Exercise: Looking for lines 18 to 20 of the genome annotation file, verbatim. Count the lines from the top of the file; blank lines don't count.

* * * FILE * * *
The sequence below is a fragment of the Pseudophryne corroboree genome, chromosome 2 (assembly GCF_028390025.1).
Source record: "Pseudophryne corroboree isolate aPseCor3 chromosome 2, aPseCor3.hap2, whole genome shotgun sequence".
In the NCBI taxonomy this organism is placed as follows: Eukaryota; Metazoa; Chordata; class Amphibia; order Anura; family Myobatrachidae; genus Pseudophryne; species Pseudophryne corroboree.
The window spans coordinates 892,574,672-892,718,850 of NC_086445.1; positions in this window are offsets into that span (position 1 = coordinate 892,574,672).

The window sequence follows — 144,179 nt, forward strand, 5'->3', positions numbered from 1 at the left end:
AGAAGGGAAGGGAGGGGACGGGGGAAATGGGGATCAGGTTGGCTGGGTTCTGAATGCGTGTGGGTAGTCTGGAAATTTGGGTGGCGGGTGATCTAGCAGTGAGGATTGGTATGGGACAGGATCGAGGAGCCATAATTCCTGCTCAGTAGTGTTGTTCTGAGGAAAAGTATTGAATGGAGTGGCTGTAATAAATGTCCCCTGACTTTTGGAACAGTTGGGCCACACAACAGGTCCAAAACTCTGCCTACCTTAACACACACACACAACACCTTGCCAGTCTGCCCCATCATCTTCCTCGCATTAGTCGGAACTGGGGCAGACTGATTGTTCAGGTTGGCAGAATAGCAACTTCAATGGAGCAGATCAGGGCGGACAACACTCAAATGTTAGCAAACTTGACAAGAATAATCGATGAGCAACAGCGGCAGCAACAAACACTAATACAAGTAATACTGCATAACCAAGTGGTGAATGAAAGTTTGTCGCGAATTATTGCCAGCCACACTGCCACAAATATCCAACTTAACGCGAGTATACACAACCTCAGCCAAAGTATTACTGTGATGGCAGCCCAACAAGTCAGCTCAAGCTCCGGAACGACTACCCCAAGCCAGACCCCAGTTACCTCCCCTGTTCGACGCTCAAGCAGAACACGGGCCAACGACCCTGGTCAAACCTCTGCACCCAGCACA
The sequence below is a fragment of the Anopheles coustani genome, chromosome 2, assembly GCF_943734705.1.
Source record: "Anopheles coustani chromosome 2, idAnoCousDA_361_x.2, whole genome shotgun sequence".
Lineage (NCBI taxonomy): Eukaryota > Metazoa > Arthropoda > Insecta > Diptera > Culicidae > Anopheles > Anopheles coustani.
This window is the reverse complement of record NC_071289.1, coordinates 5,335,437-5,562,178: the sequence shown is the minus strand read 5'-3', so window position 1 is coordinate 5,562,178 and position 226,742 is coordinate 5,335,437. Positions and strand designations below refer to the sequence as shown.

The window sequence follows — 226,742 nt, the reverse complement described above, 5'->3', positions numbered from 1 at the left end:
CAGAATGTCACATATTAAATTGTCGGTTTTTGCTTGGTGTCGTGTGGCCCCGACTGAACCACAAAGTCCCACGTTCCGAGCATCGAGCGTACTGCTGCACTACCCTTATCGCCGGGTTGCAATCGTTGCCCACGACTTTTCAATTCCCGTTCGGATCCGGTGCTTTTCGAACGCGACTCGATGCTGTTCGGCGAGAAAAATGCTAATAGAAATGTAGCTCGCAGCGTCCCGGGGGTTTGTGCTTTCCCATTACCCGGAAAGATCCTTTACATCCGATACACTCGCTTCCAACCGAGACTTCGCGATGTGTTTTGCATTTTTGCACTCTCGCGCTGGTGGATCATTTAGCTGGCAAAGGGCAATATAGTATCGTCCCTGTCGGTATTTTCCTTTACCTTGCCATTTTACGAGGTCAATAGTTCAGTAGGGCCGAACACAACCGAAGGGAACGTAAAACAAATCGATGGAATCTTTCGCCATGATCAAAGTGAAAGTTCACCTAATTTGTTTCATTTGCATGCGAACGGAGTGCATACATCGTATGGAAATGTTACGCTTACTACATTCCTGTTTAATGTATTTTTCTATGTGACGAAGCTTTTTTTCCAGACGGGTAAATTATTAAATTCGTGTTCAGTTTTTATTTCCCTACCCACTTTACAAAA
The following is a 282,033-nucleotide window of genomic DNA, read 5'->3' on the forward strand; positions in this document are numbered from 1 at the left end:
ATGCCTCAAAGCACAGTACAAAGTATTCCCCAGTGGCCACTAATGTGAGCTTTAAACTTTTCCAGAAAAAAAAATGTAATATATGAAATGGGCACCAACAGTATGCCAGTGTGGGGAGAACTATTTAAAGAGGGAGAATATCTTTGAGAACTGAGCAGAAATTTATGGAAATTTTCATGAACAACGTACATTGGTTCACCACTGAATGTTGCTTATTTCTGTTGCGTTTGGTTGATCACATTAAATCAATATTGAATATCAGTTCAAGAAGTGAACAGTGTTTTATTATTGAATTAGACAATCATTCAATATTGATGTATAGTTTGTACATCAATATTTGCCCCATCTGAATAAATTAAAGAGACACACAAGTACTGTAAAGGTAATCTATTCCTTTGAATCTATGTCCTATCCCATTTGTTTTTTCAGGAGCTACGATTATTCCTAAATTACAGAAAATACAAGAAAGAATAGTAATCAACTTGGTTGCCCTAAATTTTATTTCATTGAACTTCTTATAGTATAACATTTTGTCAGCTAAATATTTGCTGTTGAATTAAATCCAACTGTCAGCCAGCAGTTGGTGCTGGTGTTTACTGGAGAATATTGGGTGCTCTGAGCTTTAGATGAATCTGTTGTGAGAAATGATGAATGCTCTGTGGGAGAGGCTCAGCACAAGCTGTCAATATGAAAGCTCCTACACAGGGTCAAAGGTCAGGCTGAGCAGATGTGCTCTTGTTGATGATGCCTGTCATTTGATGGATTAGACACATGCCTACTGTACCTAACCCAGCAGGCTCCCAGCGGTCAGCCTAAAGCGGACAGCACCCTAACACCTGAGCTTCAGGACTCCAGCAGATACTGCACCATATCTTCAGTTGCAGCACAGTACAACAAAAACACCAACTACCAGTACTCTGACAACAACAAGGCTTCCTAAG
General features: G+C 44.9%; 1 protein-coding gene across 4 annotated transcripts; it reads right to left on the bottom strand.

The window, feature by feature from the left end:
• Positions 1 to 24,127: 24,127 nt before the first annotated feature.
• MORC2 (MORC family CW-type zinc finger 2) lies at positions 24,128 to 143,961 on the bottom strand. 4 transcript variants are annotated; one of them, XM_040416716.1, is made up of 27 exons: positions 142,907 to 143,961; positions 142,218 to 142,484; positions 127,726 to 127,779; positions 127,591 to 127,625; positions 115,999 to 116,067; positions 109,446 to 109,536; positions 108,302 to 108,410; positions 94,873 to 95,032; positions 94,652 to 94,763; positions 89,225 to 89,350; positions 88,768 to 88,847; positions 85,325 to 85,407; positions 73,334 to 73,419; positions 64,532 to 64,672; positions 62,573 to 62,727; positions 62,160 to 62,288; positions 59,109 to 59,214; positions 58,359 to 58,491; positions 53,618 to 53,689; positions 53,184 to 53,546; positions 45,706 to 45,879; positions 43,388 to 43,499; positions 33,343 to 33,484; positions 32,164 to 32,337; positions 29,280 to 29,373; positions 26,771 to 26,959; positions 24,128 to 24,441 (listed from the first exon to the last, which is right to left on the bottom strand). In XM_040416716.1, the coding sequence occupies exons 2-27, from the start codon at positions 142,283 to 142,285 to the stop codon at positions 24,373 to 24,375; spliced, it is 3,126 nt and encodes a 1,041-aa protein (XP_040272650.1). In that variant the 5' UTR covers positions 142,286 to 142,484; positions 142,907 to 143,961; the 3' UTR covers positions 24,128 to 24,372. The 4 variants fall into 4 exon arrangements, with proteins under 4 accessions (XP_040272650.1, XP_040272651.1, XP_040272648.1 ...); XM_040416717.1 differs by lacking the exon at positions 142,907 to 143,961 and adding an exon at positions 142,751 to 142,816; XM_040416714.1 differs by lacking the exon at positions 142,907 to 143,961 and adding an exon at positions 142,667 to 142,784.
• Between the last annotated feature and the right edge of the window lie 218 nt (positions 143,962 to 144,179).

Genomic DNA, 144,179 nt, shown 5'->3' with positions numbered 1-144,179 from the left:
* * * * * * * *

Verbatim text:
• MORC2 (MORC family CW-type zinc finger 2) lies at positions 24,128 to 143,961 on the bottom strand. 4 transcript variants are annotated; one of them, XM_040416716.1, is made up of 27 exons: positions 142,907 to 143,961; positions 142,218 to 142,484; positions 127,726 to 127,779; positions 127,591 to 127,625; positions 115,999 to 116,067; positions 109,446 to 109,536; positions 108,302 to 108,410; positions 94,873 to 95,032; positions 94,652 to 94,763; positions 89,225 to 89,350; positions 88,768 to 88,847; positions 85,325 to 85,407; positions 73,334 to 73,419; positions 64,532 to 64,672; positions 62,573 to 62,727; positions 62,160 to 62,288; positions 59,109 to 59,214; positions 58,359 to 58,491; positions 53,618 to 53,689; positions 53,184 to 53,546; positions 45,706 to 45,879; positions 43,388 to 43,499; positions 33,343 to 33,484; positions 32,164 to 32,337; positions 29,280 to 29,373; positions 26,771 to 26,959; positions 24,128 to 24,441 (listed from the first exon to the last, which is right to left on the bottom strand). In XM_040416716.1, the coding sequence occupies exons 2-27, from the start codon at positions 142,283 to 142,285 to the stop codon at positions 24,373 to 24,375; spliced, it is 3,126 nt and encodes a 1,041-aa protein (XP_040272650.1). In that variant the 5' UTR covers positions 142,286 to 142,484; positions 142,907 to 143,961; the 3' UTR covers positions 24,128 to 24,372. The 4 variants fall into 4 exon arrangements, with proteins under 4 accessions (XP_040272650.1, XP_040272651.1, XP_040272648.1 ...); XM_040416717.1 differs by lacking the exon at positions 142,907 to 143,961 and adding an exon at positions 142,751 to 142,816; XM_040416714.1 differs by lacking the exon at positions 142,907 to 143,961 and adding an exon at positions 142,667 to 142,784.
• Between the last annotated feature and the right edge of the window lie 218 nt (positions 143,962 to 144,179).

Genomic DNA, 144,179 nt, shown 5'->3' with positions numbered 1-144,179 from the left: